11. Be careful not to over-submit. Journal editors are usually more dismayed than pleased when they receive large numbers of poems from a single poet. Unless otherwise specified, send no more than five poems, and DON’T follow up with another batch during the same reading period.
12. Simultaneous submissions (sending poems to multiple journals at the same time) are often allowed, but check guidelines carefully to be sure. Given the response times of many magazines, this means that a poem may be “away from home” for many months before you know if it has been accepted or rejected.
13. Many journals will indicate response time in their guidelines—if that response time has long passed, then and only then might you query an editor about the status of your poems.
14. You should also not expect editors to make individual comments on your poems, accepted or not. While a few editors might, most aren’t critiquers in that sense—they simply choose the poems they wish to publish. Occasionally, an editor will suggest edits, which, if made, will result in publication. As a poet, it’s up to you to decide whether or not you agree to the changes.
15. Beware of vanity publishing in which you pay a fee for your poems to be published. There are unscrupulous people out there who will happily fleece you if you are desperate enough to be published at any cost. Do not be fooled by their flatteries. If you have to pay to be published, think again. This is not the same as paying an entry fee for a contest, which is not only credible but often necessary to fund the prize monies. To learn more about vanity publishing, you may want to check the following website: http://www.vanitypublishing.info/.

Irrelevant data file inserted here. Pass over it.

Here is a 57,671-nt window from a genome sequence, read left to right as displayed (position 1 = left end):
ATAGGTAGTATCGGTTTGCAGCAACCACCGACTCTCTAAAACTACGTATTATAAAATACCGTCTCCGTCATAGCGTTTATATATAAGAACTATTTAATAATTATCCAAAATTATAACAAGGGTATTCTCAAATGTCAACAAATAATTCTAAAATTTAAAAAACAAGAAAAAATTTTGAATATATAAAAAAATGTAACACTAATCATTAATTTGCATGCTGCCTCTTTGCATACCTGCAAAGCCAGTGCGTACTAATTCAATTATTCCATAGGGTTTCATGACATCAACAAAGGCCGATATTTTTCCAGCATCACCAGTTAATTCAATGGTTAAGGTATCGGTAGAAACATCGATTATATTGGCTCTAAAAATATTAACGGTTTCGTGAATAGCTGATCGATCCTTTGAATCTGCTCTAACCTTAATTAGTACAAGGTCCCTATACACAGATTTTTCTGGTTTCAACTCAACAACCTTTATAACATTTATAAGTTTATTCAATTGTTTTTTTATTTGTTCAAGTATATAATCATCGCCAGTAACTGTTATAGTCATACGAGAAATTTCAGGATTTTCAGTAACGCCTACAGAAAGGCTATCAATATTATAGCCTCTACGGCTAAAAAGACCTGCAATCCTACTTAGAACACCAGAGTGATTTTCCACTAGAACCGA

And … here’s the link to an interesting article in which several journal editors were asked to answer the question: “What is the worst thing a creative writer can do when making a submission?” http://www.writersrelief.com/blog/2011/08/worst-submitting-mistake/ (You’ll see my response under the entry for Tiferet).
Your prompt this week? No, I didn’t forget, and here it is!
This week write a poem about getting (or not getting) published.
Some Things to Think about:
How did you prepare the poem?
Where did you send it?
Did it get accepted or rejected?
How are dull opening lines, stale language, clichés, and weak endings part of the “recipe” for rejection?
What’s the funniest rejection letter you’ve ever received?
For a little added fun, try writing a poem in the form of a rejection or acceptance letter.
Sylvia Plath once said, “I love my rejection slips. They show me I try.” What does that mean to you? How about using that quote as an epigraph for a poem?
If these ideas don’t work for you, consider wiring a poem about any kind of acceptance or rejection.
You might enjoy this article by Major Jackson, poetry editor of The Harvard Review.